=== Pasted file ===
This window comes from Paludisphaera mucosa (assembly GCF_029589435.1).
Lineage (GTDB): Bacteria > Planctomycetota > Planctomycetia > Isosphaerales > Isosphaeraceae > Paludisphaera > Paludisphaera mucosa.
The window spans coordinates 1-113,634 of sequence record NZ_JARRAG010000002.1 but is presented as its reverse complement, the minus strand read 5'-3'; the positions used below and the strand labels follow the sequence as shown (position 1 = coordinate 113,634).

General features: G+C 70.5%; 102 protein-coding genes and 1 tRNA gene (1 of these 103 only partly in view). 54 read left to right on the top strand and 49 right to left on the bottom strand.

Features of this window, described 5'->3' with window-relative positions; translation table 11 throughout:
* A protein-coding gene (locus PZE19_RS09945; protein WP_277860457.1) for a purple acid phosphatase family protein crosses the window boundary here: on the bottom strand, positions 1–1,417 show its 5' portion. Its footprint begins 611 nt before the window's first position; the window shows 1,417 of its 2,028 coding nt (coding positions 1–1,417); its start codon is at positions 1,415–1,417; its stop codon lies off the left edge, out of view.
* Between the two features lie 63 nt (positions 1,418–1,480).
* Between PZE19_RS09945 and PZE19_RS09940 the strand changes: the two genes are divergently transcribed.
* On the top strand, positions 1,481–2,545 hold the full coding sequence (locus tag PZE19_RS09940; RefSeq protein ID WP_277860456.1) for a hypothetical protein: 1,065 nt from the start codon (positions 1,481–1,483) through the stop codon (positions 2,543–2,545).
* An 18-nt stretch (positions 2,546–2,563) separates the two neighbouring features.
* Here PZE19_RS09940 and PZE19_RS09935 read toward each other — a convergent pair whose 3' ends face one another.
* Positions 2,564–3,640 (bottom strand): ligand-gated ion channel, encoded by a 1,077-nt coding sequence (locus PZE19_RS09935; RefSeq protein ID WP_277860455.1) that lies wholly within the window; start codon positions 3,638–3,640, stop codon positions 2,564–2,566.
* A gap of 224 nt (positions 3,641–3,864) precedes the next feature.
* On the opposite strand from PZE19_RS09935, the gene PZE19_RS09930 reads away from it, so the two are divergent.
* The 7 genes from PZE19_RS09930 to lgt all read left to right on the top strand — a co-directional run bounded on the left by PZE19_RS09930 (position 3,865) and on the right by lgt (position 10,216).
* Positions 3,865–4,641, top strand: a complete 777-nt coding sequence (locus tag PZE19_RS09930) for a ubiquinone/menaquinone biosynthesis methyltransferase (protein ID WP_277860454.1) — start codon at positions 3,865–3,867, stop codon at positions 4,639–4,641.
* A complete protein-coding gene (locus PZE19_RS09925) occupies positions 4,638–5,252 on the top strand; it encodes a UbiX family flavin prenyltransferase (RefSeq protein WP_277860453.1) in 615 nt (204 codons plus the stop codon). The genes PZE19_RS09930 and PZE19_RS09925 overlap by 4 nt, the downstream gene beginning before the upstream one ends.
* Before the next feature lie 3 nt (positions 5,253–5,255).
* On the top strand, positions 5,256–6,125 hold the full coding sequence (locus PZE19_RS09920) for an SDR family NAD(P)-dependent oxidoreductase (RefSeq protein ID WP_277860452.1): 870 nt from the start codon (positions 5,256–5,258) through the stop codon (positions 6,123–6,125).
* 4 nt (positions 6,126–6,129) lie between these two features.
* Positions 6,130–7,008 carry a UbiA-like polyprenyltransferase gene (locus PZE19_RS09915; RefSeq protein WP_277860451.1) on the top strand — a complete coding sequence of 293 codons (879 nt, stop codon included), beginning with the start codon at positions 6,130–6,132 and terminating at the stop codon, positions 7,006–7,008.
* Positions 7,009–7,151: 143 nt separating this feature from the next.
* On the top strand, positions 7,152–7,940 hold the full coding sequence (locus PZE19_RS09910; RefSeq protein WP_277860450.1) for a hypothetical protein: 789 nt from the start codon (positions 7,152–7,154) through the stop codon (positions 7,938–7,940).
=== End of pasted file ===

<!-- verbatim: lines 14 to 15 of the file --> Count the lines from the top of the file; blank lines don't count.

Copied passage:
* On the opposite strand from PZE19_RS09935, the gene PZE19_RS09930 reads away from it, so the two are divergent.
* The 7 genes from PZE19_RS09930 to lgt all read left to right on the top strand — a co-directional run bounded on the left by PZE19_RS09930 (position 3,865) and on the right by lgt (position 10,216).